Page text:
He and is one of 24 veterans to be awarded the Medal of Honor in a White House ceremony March 18, 2014. All but three of the awards are posthumous with  seven going to World War II veterans, nine to Korean War veterans, and eight to Vietnam War veterans.

First Class Army Sgt. Melvin Morris served 23 years including two tours in Vietnam. Photo courtesy: Army News Service.

First Class Army Sgt. Melvin Morris served 23 years including two tours in Vietnam. Photo courtesy: Army News Service.

Morris is one of the three living Vietnam veterans who will be present at the ceremony. He served with distinction for 23 years  in the United States Army.

And the military life agreed with Morris and his family reports Lisa Ferdinando for the Army News Service.

“I never regret not one day of being in the military. Not one. The bad days are good and the good days are good,” he said.

As a paratrooper and jumpmaster, Morris remembered fondly his time in the skies, “I was as high as I could go, and that was great, to hang out of the door of that aircraft.”

Morris left the Army for three years, but his devotion to duty and commitment to the nation were too strong and beckoned him back into the uniform.

“Call of duty, I just couldn’t get away from it. Military was in my blood and I wanted to go back,” Morris said. “I was 36 years old and started over as an E-4, which didn’t bother me. I’m Army. That’s it. I wanted to finish my career.”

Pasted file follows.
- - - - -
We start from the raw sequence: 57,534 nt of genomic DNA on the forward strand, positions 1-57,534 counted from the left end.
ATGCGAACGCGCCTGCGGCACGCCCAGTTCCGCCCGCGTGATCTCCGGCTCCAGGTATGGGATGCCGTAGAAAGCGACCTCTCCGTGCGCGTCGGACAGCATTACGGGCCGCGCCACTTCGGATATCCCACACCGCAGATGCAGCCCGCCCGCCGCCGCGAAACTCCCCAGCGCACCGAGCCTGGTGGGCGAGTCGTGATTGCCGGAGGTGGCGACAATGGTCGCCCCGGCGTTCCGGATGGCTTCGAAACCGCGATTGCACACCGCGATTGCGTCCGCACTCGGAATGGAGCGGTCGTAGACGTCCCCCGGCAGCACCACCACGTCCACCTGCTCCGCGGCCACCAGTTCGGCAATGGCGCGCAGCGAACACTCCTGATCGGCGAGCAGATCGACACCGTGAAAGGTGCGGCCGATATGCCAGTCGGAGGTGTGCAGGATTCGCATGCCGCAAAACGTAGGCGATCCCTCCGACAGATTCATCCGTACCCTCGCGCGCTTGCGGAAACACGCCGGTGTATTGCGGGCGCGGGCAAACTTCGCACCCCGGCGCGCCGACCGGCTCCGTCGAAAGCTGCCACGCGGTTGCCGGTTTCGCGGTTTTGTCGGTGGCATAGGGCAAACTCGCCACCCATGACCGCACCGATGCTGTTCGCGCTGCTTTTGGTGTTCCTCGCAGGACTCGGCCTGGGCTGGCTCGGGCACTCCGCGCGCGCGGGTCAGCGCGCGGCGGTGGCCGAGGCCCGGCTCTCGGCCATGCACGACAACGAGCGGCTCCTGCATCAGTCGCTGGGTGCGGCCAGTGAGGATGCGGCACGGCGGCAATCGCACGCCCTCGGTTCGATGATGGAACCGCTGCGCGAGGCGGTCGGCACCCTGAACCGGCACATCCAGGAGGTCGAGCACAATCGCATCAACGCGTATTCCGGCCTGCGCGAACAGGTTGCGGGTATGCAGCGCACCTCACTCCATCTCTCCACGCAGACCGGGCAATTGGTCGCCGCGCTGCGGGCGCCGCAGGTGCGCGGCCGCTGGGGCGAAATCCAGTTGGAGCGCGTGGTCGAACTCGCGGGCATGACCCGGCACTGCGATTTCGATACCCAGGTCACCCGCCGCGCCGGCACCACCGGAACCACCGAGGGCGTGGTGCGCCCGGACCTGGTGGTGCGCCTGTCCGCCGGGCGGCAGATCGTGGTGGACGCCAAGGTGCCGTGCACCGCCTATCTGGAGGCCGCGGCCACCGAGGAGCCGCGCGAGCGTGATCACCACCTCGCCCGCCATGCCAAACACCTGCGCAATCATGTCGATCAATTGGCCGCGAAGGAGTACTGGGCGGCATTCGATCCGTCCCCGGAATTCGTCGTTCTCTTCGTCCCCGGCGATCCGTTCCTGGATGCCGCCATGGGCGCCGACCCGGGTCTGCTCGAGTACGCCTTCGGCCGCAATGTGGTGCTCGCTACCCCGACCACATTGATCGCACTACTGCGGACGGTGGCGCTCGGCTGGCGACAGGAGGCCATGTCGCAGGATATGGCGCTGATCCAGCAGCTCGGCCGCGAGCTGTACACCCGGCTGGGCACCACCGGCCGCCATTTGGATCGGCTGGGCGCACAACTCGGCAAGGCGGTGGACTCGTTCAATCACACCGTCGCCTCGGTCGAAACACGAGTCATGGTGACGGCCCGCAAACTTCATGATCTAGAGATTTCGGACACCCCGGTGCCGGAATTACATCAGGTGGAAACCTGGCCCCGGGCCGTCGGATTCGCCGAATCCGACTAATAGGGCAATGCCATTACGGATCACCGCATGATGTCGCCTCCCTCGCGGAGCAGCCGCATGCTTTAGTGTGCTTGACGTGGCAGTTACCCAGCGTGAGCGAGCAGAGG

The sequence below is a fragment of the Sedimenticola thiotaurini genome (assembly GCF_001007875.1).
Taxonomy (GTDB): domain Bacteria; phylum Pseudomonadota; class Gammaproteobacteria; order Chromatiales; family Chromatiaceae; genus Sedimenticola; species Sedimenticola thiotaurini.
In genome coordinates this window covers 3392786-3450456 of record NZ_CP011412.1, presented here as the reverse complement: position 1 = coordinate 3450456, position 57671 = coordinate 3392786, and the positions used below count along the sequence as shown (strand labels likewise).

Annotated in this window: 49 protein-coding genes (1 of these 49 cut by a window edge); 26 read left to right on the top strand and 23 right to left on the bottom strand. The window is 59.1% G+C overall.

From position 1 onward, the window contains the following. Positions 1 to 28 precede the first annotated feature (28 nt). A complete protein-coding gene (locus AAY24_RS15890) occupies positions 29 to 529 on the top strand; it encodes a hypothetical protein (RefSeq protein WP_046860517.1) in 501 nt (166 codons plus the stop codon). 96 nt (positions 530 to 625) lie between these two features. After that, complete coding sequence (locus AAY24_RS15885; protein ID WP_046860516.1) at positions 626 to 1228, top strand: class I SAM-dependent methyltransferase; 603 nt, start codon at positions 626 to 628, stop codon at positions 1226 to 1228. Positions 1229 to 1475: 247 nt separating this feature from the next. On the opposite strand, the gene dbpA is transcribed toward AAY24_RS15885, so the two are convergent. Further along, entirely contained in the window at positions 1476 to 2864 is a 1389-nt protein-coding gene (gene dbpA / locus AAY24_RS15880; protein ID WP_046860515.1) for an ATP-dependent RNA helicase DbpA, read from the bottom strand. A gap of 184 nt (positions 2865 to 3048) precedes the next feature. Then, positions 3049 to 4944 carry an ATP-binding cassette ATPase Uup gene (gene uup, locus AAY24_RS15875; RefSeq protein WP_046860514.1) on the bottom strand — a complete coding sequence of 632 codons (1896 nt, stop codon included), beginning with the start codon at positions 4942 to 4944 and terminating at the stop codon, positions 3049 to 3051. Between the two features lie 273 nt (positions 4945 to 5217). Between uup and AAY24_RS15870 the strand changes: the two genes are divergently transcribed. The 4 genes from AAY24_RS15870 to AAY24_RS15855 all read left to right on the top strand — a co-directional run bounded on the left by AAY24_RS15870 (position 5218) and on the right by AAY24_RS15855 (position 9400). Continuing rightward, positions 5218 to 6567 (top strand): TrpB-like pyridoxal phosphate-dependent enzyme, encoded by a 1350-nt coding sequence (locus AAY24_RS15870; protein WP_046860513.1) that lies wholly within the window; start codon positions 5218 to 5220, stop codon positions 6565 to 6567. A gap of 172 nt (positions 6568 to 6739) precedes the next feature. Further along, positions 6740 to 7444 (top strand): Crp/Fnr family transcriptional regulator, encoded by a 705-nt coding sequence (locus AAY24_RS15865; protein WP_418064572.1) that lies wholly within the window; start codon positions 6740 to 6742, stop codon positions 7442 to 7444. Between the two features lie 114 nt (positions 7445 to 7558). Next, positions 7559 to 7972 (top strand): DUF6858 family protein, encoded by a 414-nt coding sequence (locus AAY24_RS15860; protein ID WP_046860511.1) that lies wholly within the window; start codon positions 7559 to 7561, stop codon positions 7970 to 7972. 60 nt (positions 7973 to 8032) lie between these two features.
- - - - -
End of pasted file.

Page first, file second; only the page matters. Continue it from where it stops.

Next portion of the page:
You can read more about Morris’ service to his country and the day-long battle in a Vietnam jungle in the Army News Service.

Morris displayed the the “highest valor” but only received the Distinguished Service Cross because of his race. You can read the citation for his Distinguished Service Cross which is being upgraded to the Medal of Honor this week.

A Photographic Tribute to the American Soldier and Family

Curator Cyma Rubin stands next to a Civil War photograph of a family that captivated a school boy whose father was serving in Iraq.

Curator Cyma Rubin stands next to a Civil War photograph of a family of a father, mother, three children and a dog, that captivated a current day school boy whose father was serving in Iraq.

A powerful, photographic tribute to American soldiers and Marines from the Civil War to the Iraq War opens Tuesday at the St. Petersburg Museum of History.